"Success" is a tricky word in this business. Many say that it's dangerous to be too complacent, but that doesn't mean that you have to be all on pins and needles, waking up each morning to pray your heart out that it's going to be O.K. I'm no expert but my impression is that what statistical studies there are seem to indicate diminishing rates of relapse, particularly after the first five years. Just what the curve looks like is unclear, that is whether the risk diminishes at a steady rate or whether that rate is exponential. It is likely to vary with the individual.The only thing that I may be qualified to tell others is about my own experience and how I felt along the way, knowing that my experience might not be what someone else might encounter.
Congratulations on that one year! Are we allowed to say "Congratulations!" or is that something that comes out of the dark dungeon where the Beast is lurking? (Ha! Ha! You old Beast! You're never gonna git out of thar!")

W.
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Old 09-13-2011, 11:25 AM
  # 227 (permalink)  
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I know I'll never drink again too. But I also know that I won't be in this state of mind forever. That is the thing about states of mind: there are internally consistent, and they seem eternal. By internally consistent I mean they always make sense to you, at least within the confines of your own head. And by eternal I mean, all other states of mind seem unreal and implausible from where you are right now. When you are brave nothing will ever scare you again, when you are lonely you always will be lonely, etc.

Cerbus of course you are a success, you aren't drinking and you are not obsessing about drinking. I think I help ensure my continued success by having a program that gets me back to the state of mind where wanting to drink seems dumb. Time will tell if my program has what it takes over the long term to accomplish that without interfering with my satisfaction of life. Right now, enjoying life and staying sober are goals which compliment each other, and it feels as though they will be that way forever. But my experience, and some really smart people, have shown me that all things change. If I don't believe that, all I have to do is dare something to remain the same.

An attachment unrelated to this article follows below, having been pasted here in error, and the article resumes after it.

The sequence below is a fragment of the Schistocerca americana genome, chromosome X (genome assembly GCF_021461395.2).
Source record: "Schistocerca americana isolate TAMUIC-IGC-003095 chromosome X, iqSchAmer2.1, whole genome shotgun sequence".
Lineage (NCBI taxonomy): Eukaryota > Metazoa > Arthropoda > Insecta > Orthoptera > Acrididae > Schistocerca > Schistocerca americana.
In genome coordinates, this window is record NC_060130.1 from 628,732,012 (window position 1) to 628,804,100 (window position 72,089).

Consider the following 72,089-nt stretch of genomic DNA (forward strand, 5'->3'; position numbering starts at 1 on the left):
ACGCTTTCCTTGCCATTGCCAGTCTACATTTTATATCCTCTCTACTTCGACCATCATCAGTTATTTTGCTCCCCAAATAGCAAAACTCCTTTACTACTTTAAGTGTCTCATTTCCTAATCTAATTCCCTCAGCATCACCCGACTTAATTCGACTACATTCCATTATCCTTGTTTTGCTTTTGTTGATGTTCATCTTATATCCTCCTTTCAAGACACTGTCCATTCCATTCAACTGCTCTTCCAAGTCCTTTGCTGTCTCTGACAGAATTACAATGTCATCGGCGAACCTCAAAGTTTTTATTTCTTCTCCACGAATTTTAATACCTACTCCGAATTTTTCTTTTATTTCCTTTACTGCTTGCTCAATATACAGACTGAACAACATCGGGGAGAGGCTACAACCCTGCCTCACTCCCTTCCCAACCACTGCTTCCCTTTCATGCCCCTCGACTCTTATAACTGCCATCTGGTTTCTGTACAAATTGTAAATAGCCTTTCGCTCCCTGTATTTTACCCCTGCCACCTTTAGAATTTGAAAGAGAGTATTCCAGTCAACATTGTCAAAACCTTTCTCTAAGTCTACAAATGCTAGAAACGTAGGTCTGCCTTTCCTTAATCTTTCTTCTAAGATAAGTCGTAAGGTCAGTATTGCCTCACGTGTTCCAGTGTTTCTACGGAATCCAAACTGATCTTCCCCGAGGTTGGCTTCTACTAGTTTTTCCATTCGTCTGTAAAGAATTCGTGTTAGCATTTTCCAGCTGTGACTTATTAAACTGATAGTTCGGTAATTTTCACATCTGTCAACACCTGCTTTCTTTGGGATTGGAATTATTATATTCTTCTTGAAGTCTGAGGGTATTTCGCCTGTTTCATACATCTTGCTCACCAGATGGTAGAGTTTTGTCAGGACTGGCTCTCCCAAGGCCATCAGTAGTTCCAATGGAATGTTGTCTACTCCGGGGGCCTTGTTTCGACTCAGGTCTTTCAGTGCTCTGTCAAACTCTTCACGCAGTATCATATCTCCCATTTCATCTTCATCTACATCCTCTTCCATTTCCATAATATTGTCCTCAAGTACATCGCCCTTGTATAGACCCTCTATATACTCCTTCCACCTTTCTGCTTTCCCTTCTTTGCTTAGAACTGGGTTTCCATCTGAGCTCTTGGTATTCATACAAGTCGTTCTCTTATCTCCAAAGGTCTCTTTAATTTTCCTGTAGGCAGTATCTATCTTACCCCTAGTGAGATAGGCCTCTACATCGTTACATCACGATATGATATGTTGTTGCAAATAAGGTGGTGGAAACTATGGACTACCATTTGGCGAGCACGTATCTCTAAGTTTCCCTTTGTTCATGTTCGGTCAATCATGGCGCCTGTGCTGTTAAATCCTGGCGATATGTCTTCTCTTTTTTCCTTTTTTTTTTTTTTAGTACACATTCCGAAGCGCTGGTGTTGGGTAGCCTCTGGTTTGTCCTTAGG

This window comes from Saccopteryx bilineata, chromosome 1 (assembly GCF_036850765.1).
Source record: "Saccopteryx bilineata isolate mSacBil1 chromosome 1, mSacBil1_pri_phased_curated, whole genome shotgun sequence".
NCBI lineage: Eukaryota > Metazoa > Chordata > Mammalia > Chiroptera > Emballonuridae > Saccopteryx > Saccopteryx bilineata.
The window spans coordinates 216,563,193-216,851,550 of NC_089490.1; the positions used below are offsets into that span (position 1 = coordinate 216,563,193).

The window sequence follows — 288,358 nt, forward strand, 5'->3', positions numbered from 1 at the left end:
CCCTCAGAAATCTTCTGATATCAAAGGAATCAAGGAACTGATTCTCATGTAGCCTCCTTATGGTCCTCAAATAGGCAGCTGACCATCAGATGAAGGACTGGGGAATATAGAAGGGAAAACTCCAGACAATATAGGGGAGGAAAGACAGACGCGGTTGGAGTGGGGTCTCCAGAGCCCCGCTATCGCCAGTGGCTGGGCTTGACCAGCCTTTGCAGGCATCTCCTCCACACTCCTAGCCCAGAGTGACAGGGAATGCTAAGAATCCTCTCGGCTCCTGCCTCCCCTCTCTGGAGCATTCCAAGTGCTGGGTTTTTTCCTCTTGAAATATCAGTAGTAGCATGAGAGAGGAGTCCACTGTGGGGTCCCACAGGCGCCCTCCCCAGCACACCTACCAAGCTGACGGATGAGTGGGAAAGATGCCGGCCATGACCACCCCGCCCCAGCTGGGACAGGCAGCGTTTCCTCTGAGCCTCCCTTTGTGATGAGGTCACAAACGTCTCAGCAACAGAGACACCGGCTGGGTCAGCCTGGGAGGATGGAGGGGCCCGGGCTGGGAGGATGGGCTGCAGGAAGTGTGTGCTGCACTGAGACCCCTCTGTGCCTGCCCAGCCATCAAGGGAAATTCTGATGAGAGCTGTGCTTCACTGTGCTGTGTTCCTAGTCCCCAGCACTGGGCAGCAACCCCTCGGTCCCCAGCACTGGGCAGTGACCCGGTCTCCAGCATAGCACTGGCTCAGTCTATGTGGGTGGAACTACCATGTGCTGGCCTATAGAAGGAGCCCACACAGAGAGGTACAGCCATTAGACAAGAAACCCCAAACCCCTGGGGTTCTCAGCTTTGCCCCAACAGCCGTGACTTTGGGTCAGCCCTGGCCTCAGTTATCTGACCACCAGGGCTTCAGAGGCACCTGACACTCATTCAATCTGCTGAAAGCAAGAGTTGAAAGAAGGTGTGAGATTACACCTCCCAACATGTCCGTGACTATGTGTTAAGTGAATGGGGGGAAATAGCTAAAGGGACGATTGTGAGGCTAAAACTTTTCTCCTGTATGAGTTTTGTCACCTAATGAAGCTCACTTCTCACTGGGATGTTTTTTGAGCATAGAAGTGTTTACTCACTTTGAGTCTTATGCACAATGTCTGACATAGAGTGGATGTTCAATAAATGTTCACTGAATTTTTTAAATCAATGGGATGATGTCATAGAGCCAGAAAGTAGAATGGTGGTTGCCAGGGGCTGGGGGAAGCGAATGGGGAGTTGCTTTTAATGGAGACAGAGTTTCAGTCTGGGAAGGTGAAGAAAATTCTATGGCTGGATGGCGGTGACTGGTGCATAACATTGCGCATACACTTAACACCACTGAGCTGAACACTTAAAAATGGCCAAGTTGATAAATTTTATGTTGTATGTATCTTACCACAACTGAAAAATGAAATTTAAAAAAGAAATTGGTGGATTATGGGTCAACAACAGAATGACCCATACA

This is a really a good thread, I have learned a lot. Despite the author's wingnutish views on other topics, AVRT seems to have the mechanisms to get a person to the state of mind where drinking is something you used to do.
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Old 09-13-2011, 01:11 PM
  # 228 (permalink)  
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Originally Posted by recycle View Post
Cerbus of course you are a success, you aren't drinking and you are not obsessing about drinking.


But my experience, and some really smart people, have shown me that all things change. If I don't believe that, all I have to do is dare something to remain the same.

I agree!

And I do think striking a balance between being confident and obsessing is important! Too much either way seems to me a bad idea.
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Old 09-13-2011, 01:15 PM
  # 229 (permalink)  
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Originally Posted by wpainterw View Post
Cerberus:
"Success" is a tricky word in this business. Many say that it's dangerous to be too complacent, but that doesn't mean that you have to be all on pins and needles, waking up each morning to pray your heart out that it's going to be O.K.
W.
I suppose everyone defines success differently, too. Success at any cost would not work for me and I do tend to obsess in general But with quitting drinking I am not. I am trying to just be mindful and I am definitely proud of myself although that too may bring the beast from his cave, could it not?

And just so that I am not misrepresenting here, I am not close to the one year yet - I just see that as what I would consider my first Actual Milestone!
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Old 09-13-2011, 02:06 PM
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Originally Posted by cerberus
And I do think striking a balance between being confident and obsessing is important!